My oldest was a girl. She defined "little girl" in every imaginable way. We threw tea parties, had make-believe princess outings, and decorated her room in all things pink and sparkly. 

Then, along came son number one. I was thrilled to have both a sweet little girl and a spirited young boy to love and cherish. As my playful young son grew into a toddler and then reached school age, I soon realized that his interests were fueled by his spunky and rambunctious nature. Experimenting with the mud in our driveway was a thrill for him. Sending a ball sailing across the yard with his giant plastic bat was pure joy.

Making the time to connect to your son's interests is the sturdy glue that cements that strong mother-son bond.

Five boys later, I learned that it's important to be able to speak each son's language. For some, race cars, football season, and making or getting cut from a prominent spot on a school sports team were their life. Another cared less about sports and relished time tinkering in the garage with tools and grease. I wanted to be a part of their lives, so I paid great attention to their interests and desires. My sons would light up with enthusiasm when I was able to chat with them about that new football draft pick or a budding Broadway actor. Making the time to connect to your son's interests is the sturdy glue that cements a mother-son bond. 

4. Teach him what you know

Growing up as the oldest of five siblings, I have many fond memories of how my parents entrusted us to learning new things. 

My mom thought it necessary to teach us skills as soon as we were ready. Before my birthdays even numbered in the double digits, I'd learned to cook basic meals like eggs, pasta, and casseroles. Being able to navigate the laundry room was the norm. Figuring out the sales at our local grocery store became a no brainer. I also learned how to care for the kitchen, keep dust bunnies at bay, and put toys aways in a reasonable manner. The best part—my mother made it fun! My four siblings and I enjoyed taking part in the upkeep of our home thanks to my mother's relaxed way of trusting us with responsibilities.

By teaching your son all the life skills you've learned, you'll not only strengthen your mother-son bond, but you'll also give him a set of tools that will help him navigate life as an adult.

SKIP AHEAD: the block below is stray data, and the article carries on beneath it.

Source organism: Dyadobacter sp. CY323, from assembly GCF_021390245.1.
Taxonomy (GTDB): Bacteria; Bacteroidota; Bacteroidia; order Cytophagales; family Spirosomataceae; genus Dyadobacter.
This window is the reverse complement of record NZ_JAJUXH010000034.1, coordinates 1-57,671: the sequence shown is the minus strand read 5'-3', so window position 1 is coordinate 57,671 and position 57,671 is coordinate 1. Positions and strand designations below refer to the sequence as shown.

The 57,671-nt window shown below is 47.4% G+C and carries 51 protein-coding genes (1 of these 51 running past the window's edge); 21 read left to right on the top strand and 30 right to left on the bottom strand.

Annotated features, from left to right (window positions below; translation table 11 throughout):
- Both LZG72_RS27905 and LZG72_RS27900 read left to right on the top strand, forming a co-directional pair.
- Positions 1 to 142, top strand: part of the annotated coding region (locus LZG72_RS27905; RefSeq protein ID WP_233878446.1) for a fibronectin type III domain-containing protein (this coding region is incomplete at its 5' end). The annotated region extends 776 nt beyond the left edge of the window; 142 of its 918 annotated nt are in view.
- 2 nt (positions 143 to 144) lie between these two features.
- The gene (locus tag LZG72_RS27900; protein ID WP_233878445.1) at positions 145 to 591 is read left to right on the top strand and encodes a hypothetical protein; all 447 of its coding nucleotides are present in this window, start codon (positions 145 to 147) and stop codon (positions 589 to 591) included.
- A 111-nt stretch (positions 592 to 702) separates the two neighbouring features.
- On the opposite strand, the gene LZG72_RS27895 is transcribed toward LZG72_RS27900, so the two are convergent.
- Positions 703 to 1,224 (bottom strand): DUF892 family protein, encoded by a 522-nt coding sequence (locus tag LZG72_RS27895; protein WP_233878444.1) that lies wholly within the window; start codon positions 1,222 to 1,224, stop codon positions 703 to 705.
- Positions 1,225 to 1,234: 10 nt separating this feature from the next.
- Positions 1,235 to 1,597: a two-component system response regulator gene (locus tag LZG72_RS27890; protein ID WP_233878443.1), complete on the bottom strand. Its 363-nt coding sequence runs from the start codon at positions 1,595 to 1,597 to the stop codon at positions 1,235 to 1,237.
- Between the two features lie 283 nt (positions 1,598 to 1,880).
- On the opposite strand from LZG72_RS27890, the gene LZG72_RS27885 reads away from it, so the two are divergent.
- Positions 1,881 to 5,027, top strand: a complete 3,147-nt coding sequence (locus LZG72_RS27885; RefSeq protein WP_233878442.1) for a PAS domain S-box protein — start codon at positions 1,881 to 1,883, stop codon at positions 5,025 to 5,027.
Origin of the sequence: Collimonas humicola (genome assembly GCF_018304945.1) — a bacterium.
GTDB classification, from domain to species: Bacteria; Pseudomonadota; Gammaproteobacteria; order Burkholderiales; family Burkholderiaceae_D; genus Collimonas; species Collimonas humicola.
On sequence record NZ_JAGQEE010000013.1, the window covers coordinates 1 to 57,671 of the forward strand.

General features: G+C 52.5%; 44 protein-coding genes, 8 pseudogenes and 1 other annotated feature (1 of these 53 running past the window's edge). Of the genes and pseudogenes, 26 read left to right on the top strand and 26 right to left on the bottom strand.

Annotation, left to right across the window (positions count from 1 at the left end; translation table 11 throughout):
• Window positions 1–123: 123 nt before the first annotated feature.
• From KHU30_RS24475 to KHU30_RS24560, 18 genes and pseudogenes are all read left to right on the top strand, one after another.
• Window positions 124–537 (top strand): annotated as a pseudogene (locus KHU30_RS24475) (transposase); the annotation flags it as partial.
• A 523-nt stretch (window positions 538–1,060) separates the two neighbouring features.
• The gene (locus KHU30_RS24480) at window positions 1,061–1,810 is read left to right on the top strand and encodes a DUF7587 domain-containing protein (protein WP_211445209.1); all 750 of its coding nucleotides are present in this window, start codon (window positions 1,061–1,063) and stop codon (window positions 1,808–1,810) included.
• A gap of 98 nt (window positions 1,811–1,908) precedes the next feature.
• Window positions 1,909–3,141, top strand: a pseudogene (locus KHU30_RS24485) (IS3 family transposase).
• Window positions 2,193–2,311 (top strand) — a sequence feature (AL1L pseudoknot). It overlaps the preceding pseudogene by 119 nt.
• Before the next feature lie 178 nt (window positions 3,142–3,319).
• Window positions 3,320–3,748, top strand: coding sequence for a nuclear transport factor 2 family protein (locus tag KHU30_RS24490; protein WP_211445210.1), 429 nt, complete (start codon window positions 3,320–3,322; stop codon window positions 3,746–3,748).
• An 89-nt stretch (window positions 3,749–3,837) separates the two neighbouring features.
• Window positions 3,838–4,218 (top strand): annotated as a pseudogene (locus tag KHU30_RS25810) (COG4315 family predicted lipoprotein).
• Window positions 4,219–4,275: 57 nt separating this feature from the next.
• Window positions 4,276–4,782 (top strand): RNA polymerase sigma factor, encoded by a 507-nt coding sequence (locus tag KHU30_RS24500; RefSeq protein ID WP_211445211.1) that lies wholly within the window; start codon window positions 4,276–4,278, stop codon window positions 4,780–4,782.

5. Lead through your example

Moms can make a lifelong impact on their sons by leading through example. What are the core values you want to instill in your kids? I believe in respect, honesty, loyalty, gratitude, and above all, kindness. I grew up with the mantra "Actions speak louder than words." It was important to me that my boys saw me living these values, not just paying them lip service. 

If we could grow, learn, and be the best versions of ourselves, I knew we would make a positive difference in this world.

Showing others kindness is something I never skimp on, and I make a point of demonstrating this in front of my boys. Last week an elderly lady was short a few dollars in line at the grocery store. She was going to put an item back, but I told her I wanted to pay it forward and help her. She was delighted, and I felt terrific being able to help. Best of all, my 18-year-old son was with me and told me how cool it was to observe this interaction.

When my sons see me practicing daily gratitude, it fosters an attitude of appreciation. I announce aloud how grateful I am for my washing machine, decadent chocolate brownies, and especially their company on a rainy Saturday afternoon. 

I take time for myself to read, watch a movie, take power walks, or go out with friends. When I demonstrate that self-care is important to me, I send my kids a message that they should value their own health and mental well-being. They also learn to respect the self-care needs of the people they interact with, from siblings to friends to future partners and children.

Spending the time communicating, listening, teaching, and motivating your son while he's under your roof will pave the way for a solid, loving relationship with you when he's all grown up and under his own.

All content here is for informational purposes only. This content does not replace the professional judgment of your own mental health provider. Please consult a licensed mental health professional for all individual questions and issues.

About the Author

Cheryl Butler Project Parenthood

Cheryl L. Butler was the host of the Mighty Mommy podcast for nine years from 2012 to 2021. She is the mother of eight children. Her experiences with infertility, adoption, seven pregnancies, and raising children with developmental delays have helped her become a resource on the joys and challenges of parenting. You can reach her by email.